In a recent client project, I had to write chef recipe that monitors the rails app that was deployed using Opsworks, using monit. Here are the details involved.

Chef Setup

The Chef recipe file my_rails_app_cookbook/recipes/my_rails_app_monit.rb:

# Installs the monit package
package 'monit'

# Configures the monitrc file based on the corresponding ERB template
template "/etc/monit/conf.d/my_rails_app.monitrc" do
  source "my_rails_app.monitrc.erb"
  owner 'root'
  group 'root'
  mode "0440"
  # Once this resource has been processed (ie, the monitrc file is created), process the next resource (ie, reload monit)
  notifies :run, 'execute[monit_reload]', :immediately "Creating /etc/monit/conf.d/my_rails_app.monitrc conf file..."

# Command resource that executes the "monit reload" command so that monit picks up the new monitrc
execute 'monit_reload' do
  command 'monit reload'
  action :nothing
  only_if { File.exists? '/etc/monit/conf.d/my_rails_app.monitrc' } "Reloading monit to pick up the latest my_rails_app.monitrc changes..."

The Chef template file my_rails_app_cookbook/templates/default/my_rails_app.monitrc.erb:

check process apache with pidfile /var/run/apache2/ 
  start program = "/etc/init.d/apache2 start" with timeout 60 seconds
  stop program  = "/etc/init.d/apache2 stop"

Note: This post assumes you are using Apache to run your Rails app in Production. If you are using nginx then you’ll have to modify the template above. It shouldn’t be hard. You just need to find the pid file’s location, and need to know the nginx start and stop command.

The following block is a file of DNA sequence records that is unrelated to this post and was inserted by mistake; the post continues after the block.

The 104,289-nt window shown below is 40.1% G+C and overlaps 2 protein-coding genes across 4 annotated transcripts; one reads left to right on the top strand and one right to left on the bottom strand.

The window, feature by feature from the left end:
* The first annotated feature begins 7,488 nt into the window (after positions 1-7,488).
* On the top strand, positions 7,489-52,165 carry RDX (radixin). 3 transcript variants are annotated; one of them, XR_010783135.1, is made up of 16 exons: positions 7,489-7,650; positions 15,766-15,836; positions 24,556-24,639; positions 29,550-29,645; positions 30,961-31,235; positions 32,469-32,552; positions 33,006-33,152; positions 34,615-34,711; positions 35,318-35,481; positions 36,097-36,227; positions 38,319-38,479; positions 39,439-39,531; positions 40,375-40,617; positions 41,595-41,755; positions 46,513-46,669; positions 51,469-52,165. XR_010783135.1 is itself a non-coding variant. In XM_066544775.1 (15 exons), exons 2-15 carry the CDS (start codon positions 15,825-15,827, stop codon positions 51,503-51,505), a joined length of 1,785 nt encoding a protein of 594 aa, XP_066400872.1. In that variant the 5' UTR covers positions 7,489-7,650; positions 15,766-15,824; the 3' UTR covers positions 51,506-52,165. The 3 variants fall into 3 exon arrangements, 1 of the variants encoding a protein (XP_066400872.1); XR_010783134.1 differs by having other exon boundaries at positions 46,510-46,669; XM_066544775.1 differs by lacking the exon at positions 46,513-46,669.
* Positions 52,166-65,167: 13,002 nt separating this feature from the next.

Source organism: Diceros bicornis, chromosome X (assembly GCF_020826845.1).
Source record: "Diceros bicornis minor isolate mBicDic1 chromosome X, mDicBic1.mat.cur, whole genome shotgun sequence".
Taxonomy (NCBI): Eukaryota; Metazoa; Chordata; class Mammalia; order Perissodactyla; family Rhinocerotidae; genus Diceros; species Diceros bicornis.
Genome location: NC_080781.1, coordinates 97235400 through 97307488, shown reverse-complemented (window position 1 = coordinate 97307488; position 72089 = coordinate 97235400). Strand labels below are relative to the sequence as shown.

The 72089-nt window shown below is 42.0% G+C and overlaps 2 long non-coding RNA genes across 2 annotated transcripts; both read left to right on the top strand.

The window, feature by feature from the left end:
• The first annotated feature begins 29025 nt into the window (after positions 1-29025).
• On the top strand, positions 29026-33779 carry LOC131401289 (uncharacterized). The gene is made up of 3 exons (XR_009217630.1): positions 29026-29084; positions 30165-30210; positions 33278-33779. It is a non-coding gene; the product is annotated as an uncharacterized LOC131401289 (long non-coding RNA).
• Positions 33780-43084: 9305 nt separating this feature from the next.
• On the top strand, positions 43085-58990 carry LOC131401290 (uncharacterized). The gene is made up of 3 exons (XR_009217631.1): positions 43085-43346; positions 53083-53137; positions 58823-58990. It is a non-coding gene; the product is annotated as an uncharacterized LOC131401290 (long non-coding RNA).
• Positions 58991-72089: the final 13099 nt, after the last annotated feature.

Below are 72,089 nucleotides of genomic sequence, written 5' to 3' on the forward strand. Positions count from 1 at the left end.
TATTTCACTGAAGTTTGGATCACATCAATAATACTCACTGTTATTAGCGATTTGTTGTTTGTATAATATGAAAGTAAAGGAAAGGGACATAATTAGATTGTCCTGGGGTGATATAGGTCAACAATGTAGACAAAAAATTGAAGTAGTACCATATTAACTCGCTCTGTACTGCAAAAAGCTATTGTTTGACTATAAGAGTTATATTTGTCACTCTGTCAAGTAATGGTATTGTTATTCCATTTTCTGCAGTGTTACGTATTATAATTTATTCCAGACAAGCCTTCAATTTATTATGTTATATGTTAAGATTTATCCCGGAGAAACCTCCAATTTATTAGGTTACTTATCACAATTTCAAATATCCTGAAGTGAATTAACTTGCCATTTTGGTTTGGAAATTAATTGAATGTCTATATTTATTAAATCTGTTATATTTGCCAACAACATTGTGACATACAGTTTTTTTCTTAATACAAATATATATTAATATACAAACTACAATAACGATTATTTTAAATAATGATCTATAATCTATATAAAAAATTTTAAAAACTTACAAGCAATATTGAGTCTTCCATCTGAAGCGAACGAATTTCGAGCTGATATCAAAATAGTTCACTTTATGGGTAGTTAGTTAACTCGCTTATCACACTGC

Opsworks Setup

In your “Rails App Layer” in your Opsworks Stack, add this recipe - my_rails_app_cookbook::my_rails_app_monit - to the “Configure” phase in the “Custom Chef Recipes” section.


You can now verify that Monit watches the Rails application process and brings it up if it ever goes down. Here are the steps:

  • Check if the Rails app process is currently running. You can do this by getting the apache process id (pid) from the pidfile /var/run/apache2/, and then ‘ps grepping’ the pid using this command: ps -ef | grep <pid>. You should see the parent process as the apache process, and a few other child processes (passenger and/or apache workers).
  • Stop the apache process using either of these 2 commands: sudo service apache2 stop, sudo /etc/init.db/apache2 stop.
  • Verify that the rails app process is not running. “ps grep” again with the same pid you got previously. This time you shouldn’t see any results. You can also check by seeing apache’s status with sudo service apache2 status. It should inform that apache is not running. Finally, you can hit any URL of your rails application and see that there is no response.
  • Notice that in a few minutes (or even seconds), the apache process will be up and running. You can check using sudo service apcache2 status or sudo /etc/init.d/apache2 status. A new pid will be seen in the pidfile and you can ps grep to see its processes. You can also hit any URL of the rails app, and see valid response.

This final step is due to Monit. The monit daemon watches the rails app (actually the apache process), and when it goes down, it start it.